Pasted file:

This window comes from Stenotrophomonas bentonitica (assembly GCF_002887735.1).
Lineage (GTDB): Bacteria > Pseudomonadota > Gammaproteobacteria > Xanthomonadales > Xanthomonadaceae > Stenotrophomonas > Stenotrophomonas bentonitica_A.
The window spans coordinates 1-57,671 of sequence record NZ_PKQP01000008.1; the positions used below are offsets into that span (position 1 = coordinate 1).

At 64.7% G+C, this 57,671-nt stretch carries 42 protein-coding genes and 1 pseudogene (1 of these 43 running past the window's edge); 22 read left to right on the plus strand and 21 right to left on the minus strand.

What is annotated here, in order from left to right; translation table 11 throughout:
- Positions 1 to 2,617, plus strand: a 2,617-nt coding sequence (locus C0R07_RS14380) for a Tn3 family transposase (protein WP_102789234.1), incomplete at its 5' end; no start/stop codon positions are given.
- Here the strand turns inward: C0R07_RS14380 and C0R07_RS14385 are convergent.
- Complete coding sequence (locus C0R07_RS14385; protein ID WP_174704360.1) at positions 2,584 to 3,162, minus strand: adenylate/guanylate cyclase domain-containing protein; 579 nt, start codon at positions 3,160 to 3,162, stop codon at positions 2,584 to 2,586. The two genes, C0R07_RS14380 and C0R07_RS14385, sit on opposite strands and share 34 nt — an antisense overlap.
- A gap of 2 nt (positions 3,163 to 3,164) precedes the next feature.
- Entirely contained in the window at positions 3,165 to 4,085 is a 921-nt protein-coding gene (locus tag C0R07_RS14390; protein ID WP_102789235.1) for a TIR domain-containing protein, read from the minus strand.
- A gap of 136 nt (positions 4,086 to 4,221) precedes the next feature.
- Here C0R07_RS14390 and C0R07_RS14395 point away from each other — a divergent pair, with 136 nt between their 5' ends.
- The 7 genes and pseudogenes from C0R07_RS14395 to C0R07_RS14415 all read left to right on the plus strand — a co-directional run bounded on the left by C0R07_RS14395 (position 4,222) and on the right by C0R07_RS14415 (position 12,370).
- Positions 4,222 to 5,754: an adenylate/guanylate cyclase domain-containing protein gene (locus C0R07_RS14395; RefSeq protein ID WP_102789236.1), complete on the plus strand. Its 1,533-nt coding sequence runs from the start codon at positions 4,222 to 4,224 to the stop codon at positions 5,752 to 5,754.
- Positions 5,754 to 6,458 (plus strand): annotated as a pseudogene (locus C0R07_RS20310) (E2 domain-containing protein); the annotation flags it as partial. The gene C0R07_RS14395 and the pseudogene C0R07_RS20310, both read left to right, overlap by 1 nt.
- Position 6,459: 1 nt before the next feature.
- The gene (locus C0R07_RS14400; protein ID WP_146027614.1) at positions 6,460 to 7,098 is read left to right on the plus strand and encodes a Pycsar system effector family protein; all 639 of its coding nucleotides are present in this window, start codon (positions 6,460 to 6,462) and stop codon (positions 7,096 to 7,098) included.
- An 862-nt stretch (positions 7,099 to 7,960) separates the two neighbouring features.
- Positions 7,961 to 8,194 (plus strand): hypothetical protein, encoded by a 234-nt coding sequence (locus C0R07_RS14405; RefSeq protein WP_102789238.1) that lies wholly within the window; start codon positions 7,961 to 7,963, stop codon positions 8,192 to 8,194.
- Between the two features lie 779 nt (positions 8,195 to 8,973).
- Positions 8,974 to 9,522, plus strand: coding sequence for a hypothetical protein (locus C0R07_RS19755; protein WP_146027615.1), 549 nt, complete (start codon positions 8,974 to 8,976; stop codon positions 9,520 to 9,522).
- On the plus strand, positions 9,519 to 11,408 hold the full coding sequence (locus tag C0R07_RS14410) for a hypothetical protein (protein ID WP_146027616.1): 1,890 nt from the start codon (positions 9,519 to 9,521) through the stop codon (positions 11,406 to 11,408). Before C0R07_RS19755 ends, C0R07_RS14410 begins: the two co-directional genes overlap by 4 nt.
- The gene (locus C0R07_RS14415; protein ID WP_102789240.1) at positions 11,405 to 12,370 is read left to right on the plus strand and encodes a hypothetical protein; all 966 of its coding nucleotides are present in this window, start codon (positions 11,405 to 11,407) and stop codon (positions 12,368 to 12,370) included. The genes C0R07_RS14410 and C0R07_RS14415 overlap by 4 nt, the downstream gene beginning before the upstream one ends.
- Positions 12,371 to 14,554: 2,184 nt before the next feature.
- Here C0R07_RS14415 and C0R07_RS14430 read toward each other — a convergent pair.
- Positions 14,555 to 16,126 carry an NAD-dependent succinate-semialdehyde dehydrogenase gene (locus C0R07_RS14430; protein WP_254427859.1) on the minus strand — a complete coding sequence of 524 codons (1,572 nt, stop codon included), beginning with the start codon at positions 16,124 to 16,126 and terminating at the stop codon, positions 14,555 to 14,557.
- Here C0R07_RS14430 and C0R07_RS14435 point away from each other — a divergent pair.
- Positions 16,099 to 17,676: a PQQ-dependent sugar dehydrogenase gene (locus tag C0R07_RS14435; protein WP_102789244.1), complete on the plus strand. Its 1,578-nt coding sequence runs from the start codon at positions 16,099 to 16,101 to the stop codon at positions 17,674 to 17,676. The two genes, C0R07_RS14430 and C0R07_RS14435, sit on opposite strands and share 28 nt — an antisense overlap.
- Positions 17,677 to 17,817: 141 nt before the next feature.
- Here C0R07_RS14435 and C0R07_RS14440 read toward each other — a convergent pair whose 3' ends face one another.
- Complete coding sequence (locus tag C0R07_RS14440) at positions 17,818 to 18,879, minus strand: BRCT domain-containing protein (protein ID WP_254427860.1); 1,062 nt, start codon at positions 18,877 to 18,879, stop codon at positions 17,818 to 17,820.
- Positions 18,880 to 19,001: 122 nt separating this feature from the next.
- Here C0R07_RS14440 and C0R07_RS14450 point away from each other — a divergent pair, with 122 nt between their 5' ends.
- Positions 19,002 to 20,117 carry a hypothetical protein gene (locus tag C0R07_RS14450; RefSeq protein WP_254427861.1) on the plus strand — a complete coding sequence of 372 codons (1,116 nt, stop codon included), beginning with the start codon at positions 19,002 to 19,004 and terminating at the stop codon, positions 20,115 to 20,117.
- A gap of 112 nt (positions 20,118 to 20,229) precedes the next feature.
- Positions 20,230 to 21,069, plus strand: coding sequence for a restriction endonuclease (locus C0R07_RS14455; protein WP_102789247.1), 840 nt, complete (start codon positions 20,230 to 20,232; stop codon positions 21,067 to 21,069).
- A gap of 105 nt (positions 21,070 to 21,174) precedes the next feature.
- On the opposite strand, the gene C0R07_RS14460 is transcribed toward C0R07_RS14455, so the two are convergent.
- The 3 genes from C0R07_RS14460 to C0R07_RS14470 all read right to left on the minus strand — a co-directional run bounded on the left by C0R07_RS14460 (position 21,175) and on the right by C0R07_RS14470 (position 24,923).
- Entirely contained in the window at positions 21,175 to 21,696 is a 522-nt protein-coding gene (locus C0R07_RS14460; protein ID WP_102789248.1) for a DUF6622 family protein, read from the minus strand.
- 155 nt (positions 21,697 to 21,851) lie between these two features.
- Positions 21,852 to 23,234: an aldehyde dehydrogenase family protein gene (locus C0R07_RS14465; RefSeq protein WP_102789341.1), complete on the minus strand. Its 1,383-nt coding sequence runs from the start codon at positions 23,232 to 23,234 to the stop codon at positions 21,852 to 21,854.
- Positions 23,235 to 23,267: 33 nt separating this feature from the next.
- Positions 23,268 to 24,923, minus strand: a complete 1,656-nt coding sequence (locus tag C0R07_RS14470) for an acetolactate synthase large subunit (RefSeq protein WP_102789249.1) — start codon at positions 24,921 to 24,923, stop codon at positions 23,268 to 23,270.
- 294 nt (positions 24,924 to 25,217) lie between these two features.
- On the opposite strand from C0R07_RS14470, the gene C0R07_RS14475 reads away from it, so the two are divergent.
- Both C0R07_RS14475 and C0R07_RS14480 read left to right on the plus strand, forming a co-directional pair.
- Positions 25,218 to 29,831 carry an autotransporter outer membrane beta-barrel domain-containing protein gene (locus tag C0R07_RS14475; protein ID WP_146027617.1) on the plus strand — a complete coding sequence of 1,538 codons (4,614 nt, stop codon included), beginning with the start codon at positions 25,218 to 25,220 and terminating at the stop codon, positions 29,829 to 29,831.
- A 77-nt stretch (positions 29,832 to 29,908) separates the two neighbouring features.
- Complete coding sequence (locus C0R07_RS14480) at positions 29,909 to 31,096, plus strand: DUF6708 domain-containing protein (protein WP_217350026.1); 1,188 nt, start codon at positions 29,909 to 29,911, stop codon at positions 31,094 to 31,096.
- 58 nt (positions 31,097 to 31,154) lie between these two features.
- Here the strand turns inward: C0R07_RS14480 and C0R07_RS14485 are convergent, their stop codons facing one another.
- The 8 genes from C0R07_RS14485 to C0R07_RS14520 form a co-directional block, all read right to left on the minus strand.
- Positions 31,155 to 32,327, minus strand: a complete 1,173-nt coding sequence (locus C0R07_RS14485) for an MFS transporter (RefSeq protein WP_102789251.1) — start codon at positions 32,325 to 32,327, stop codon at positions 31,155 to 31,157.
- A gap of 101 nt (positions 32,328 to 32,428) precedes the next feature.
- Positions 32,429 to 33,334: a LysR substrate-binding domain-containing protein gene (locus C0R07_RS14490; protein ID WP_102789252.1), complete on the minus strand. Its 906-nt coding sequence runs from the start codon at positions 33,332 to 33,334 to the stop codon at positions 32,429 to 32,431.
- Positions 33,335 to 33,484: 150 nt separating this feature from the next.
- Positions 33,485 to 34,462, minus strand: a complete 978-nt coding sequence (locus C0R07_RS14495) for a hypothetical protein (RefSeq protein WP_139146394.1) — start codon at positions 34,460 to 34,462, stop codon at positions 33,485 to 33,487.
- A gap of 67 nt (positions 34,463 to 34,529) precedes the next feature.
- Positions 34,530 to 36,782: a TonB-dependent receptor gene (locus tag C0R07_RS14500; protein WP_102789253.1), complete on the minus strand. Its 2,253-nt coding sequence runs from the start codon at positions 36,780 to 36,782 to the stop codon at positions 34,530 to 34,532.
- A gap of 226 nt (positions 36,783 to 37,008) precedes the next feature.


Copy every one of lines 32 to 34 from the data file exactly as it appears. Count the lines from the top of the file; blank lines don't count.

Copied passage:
- Positions 18,880 to 19,001: 122 nt separating this feature from the next.
- Here C0R07_RS14440 and C0R07_RS14450 point away from each other — a divergent pair, with 122 nt between their 5' ends.
- Positions 19,002 to 20,117 carry a hypothetical protein gene (locus tag C0R07_RS14450; RefSeq protein WP_254427861.1) on the plus strand — a complete coding sequence of 372 codons (1,116 nt, stop codon included), beginning with the start codon at positions 19,002 to 19,004 and terminating at the stop codon, positions 20,115 to 20,117.